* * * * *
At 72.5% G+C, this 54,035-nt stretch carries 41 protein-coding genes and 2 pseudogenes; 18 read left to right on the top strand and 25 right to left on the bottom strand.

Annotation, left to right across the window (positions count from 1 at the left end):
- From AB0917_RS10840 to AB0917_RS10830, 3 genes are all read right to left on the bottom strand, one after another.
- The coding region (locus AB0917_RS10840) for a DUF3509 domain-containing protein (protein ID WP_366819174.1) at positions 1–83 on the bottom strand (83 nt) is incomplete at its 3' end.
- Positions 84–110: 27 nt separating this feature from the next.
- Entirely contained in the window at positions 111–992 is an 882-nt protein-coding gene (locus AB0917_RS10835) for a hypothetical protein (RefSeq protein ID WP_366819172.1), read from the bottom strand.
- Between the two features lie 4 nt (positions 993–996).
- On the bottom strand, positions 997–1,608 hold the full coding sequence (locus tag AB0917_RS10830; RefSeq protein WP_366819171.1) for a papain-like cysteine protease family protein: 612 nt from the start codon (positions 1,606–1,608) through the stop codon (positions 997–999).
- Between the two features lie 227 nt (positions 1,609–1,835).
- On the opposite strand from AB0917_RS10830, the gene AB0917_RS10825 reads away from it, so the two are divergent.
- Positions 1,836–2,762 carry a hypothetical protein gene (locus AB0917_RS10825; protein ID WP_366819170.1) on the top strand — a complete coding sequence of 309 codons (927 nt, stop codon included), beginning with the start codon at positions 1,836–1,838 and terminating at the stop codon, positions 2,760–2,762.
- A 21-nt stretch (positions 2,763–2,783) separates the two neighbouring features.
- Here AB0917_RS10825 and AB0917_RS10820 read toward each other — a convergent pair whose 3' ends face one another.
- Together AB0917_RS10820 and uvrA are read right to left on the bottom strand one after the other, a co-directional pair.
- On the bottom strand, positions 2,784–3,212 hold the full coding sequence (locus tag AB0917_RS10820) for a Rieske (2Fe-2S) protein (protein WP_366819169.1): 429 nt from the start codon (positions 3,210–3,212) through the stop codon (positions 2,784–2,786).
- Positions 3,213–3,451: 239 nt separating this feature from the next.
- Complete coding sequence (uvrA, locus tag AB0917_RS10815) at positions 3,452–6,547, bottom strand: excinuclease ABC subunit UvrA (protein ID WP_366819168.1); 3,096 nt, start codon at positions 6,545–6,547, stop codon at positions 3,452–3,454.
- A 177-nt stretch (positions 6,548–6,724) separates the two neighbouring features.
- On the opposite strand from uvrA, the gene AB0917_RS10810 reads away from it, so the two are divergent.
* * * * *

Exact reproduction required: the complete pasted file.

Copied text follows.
At 72.5% G+C, this 54,035-nt stretch carries 41 protein-coding genes and 2 pseudogenes; 18 read left to right on the top strand and 25 right to left on the bottom strand.

Annotation, left to right across the window (positions count from 1 at the left end):
- From AB0917_RS10840 to AB0917_RS10830, 3 genes are all read right to left on the bottom strand, one after another.
- The coding region (locus AB0917_RS10840) for a DUF3509 domain-containing protein (protein ID WP_366819174.1) at positions 1–83 on the bottom strand (83 nt) is incomplete at its 3' end.
- Positions 84–110: 27 nt separating this feature from the next.
- Entirely contained in the window at positions 111–992 is an 882-nt protein-coding gene (locus AB0917_RS10835) for a hypothetical protein (RefSeq protein ID WP_366819172.1), read from the bottom strand.
- Between the two features lie 4 nt (positions 993–996).
- On the bottom strand, positions 997–1,608 hold the full coding sequence (locus tag AB0917_RS10830; RefSeq protein WP_366819171.1) for a papain-like cysteine protease family protein: 612 nt from the start codon (positions 1,606–1,608) through the stop codon (positions 997–999).
- Between the two features lie 227 nt (positions 1,609–1,835).
- On the opposite strand from AB0917_RS10830, the gene AB0917_RS10825 reads away from it, so the two are divergent.
- Positions 1,836–2,762 carry a hypothetical protein gene (locus AB0917_RS10825; protein ID WP_366819170.1) on the top strand — a complete coding sequence of 309 codons (927 nt, stop codon included), beginning with the start codon at positions 1,836–1,838 and terminating at the stop codon, positions 2,760–2,762.
- A 21-nt stretch (positions 2,763–2,783) separates the two neighbouring features.
- Here AB0917_RS10825 and AB0917_RS10820 read toward each other — a convergent pair whose 3' ends face one another.
- Together AB0917_RS10820 and uvrA are read right to left on the bottom strand one after the other, a co-directional pair.
- On the bottom strand, positions 2,784–3,212 hold the full coding sequence (locus tag AB0917_RS10820) for a Rieske (2Fe-2S) protein (protein WP_366819169.1): 429 nt from the start codon (positions 3,210–3,212) through the stop codon (positions 2,784–2,786).
- Positions 3,213–3,451: 239 nt separating this feature from the next.
- Complete coding sequence (uvrA, locus tag AB0917_RS10815) at positions 3,452–6,547, bottom strand: excinuclease ABC subunit UvrA (protein ID WP_366819168.1); 3,096 nt, start codon at positions 6,545–6,547, stop codon at positions 3,452–3,454.
- A 177-nt stretch (positions 6,548–6,724) separates the two neighbouring features.
- On the opposite strand from uvrA, the gene AB0917_RS10810 reads away from it, so the two are divergent.